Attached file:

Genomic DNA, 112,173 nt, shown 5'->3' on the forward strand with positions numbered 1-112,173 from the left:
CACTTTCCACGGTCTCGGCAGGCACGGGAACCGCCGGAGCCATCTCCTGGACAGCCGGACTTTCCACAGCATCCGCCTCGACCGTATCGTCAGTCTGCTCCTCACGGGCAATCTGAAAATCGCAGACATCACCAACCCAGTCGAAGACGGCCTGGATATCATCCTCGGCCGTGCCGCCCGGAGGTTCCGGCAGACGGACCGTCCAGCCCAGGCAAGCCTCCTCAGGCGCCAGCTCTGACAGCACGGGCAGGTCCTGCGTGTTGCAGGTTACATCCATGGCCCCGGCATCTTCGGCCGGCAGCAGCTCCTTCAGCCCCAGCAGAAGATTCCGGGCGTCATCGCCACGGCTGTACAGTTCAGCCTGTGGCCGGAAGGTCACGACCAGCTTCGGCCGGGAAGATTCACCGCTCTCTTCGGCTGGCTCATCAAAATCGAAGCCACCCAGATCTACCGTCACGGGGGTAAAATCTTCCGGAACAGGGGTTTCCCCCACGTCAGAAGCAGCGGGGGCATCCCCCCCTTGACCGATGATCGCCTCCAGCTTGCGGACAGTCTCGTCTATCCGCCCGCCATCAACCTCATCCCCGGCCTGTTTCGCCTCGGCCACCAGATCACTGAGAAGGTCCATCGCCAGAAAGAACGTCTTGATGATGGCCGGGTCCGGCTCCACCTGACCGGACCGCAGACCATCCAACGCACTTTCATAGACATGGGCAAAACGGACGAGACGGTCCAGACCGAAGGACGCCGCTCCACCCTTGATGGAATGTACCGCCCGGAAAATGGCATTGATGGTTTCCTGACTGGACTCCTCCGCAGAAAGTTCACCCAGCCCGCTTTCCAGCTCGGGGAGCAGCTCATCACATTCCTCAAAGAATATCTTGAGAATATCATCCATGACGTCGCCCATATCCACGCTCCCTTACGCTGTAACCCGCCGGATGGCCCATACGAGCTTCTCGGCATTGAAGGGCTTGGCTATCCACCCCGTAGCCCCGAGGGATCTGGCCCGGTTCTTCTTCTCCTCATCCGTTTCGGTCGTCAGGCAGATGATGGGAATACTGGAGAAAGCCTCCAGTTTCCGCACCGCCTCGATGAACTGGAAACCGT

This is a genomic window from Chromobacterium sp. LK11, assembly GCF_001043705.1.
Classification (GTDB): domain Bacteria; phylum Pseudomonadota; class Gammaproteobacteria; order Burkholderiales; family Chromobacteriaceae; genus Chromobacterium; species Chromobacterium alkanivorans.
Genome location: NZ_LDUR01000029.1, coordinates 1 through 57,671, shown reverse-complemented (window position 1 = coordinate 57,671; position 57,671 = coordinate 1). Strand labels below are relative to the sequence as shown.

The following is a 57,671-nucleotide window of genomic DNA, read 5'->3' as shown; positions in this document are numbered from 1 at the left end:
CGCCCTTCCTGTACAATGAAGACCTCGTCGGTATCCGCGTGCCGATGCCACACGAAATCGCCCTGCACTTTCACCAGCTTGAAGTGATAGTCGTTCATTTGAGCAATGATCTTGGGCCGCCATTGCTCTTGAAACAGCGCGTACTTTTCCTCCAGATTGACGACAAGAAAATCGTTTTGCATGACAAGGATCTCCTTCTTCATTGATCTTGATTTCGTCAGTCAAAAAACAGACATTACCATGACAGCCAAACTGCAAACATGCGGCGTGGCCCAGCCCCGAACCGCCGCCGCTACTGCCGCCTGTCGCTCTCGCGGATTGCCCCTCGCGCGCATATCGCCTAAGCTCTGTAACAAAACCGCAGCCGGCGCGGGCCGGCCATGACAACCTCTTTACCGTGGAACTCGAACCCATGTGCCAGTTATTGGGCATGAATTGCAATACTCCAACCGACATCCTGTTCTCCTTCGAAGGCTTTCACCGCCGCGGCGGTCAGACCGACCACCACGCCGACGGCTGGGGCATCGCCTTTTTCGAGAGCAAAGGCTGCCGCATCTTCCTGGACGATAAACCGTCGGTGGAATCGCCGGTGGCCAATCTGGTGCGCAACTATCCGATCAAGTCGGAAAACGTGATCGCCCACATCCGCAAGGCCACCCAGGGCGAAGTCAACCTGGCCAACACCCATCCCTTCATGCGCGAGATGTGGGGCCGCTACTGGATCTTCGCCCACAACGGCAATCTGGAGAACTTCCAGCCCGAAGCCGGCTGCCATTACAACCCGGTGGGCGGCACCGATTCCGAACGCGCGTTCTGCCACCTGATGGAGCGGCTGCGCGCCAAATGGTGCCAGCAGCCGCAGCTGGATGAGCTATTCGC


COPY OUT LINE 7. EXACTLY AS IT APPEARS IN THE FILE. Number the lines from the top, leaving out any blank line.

CGCCCTTCCTGTACAATGAAGACCTCGTCGGTATCCGCGTGCCGATGCCACACGAAATCGCCCTGCACTTTCACCAGCTTGAAGTGATAGTCGTTCATTTGAGCAATGATCTTGGGCCGCCATTGCTCTTGAAACAGCGCGTACTTTTCCTCCAGATTGACGACAAGAAAATCGTTTTGCATGACAAGGATCTCCTTCTTCATTGATCTTGATTTCGTCAGTCAAAAAACAGACATTACCATGACAGCCAAACTGCAAACATGCGGCGTGGCCCAGCCCCGAACCGCCGCCGCTACTGCCGCCTGTCGCTCTCGCGGATTGCCCCTCGCGCGCATATCGCCTAAGCTCTGTAACAAAACCGCAGCCGGCGCGGGCCGGCCATGACAACCTCTTTACCGTGGAACTCGAACCCATGTGCCAGTTATTGGGCATGAATTGCAATACTCCAACCGACATCCTGTTCTCCTTCGAAGGCTTTCACCGCCGCGGCGGTCAGACCGACCACCACGCCGACGGCTGGGGCATCGCCTTTTTCGAGAGCAAAGGCTGCCGCATCTTCCTGGACGATAAACCGTCGGTGGAATCGCCGGTGGCCAATCTGGTGCGCAACTATCCGATCAAGTCGGAAAACGTGATCGCCCACATCCGCAAGGCCACCCAGGGCGAAGTCAACCTGGCCAACACCCATCCCTTCATGCGCGAGATGTGGGGCCGCTACTGGATCTTCGCCCACAACGGCAATCTGGAGAACTTCCAGCCCGAAGCCGGCTGCCATTACAACCCGGTGGGCGGCACCGATTCCGAACGCGCGTTCTGCCACCTGATGGAGCGGCTGCGCGCCAAATGGTGCCAGCAGCCGCAGCTGGATGAGCTATTCGC